They attacked the enemy convoys on the road; they intercepted and stole hundreds of wagon-loads of food being transported to Germany; they set up ambushes in the most unlikely places and generally made the existence of the Germans in the area a perilous one. Apart from these activities, they manned the dropping zones at night and, in their spare time, they prepared the explosives needed to destroy the targets we had been assigned.
I had to find new fields where we could organise our air-drops. This was becoming more and more difficult as the Germans were attacking Maquis groups every day in retaliation. I had to shoot my way out of a road block on two occasions and I was extremely fortunate to escape capture. In the latter part of July and during August, 1944 I was travelling continuously. Every night hundreds of containers filled with weapons and explosives were being parachuted on to our fields in anticipation of the Allied landings which ultimately took place in the south of France on 15th August.
The most exciting raid I ever made was an attack on the German headquarters in Montlucon. Tardivat and his men organised this raid from beginning to end. All the weapons and explosives used were hidden in a house near the headquarters, ready to be picked up just after noon when the Germans would be enjoying their pre-lunch drinks. Each one of us had received specific orders. I entered the building by the back door, raced up the stairs, opened the first door along the passage way and threw in my grenades, closed the door and ran like hell back to my car which was ready to make a quick getaway. The headquarters was completely wrecked inside the building, and several dozen Germans did not lunch that day, nor any other day for that matter. The hardest part of the raid was to convince the nearby residents that the Allies had not landed and that they should return immediately to their homes and remain indoors.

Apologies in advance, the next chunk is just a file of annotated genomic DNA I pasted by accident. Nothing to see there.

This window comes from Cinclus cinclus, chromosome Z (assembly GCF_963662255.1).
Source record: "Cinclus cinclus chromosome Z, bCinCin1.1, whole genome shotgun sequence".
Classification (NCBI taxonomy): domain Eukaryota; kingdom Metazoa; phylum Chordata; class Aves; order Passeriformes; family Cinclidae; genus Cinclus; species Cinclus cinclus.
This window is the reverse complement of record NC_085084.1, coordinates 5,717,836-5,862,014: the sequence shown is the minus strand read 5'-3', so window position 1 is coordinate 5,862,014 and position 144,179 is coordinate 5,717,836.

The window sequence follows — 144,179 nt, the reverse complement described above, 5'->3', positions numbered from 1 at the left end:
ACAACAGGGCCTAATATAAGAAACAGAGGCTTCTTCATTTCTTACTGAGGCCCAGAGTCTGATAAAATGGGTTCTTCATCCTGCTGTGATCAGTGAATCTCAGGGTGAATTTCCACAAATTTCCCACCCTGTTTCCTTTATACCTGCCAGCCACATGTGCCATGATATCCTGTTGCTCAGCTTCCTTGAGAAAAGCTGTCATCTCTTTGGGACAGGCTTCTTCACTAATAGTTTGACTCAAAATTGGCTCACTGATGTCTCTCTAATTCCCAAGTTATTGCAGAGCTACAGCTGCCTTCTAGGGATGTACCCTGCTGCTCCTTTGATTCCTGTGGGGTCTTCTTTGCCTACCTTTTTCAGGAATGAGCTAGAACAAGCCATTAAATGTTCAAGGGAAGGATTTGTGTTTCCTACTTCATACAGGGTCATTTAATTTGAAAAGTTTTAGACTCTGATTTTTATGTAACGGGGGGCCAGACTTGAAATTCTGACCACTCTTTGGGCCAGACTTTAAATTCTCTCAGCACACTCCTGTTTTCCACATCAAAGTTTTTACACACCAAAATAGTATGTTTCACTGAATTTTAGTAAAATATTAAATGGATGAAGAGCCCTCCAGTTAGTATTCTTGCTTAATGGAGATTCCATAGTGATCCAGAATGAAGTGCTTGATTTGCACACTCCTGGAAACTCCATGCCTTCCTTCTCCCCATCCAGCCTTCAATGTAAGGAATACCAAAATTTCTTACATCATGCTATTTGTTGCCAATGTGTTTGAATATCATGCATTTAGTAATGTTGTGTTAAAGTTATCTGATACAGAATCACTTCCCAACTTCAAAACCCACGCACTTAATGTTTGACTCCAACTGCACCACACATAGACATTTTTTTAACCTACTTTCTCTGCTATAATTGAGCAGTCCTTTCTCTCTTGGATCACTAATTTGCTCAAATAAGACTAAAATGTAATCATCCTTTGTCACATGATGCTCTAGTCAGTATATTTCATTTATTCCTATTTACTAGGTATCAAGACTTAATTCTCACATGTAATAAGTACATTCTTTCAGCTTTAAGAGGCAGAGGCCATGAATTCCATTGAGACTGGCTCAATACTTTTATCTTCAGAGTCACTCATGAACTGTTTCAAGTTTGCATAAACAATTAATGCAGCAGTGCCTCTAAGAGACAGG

In the early hours of the morning of 15th August, the long-awaited invasion of the south of France became a reality. Nearly 300,000 troops, comprised of Americans, British, Canadians and French, disembarked between Toulon and Cannes. The Resistance movements all over France had been anxiously awaiting the landings, as it would mean the beginning of the end for the Germans.
The numerous Maquis groups set about destroying the targets they had been assigned for the second D-Day. I'd brought the plans for these raids from England in a handbag - the bridges, roads, cable lines railways, factories - anything that could be of use to the Germans.
I fervently believe that the French Resistance played a major role in the liberation of France. They were a permanent thorn in the sides of the Germans, thus preventing them from putting all their strength into fighting the Allies during and after D-Day.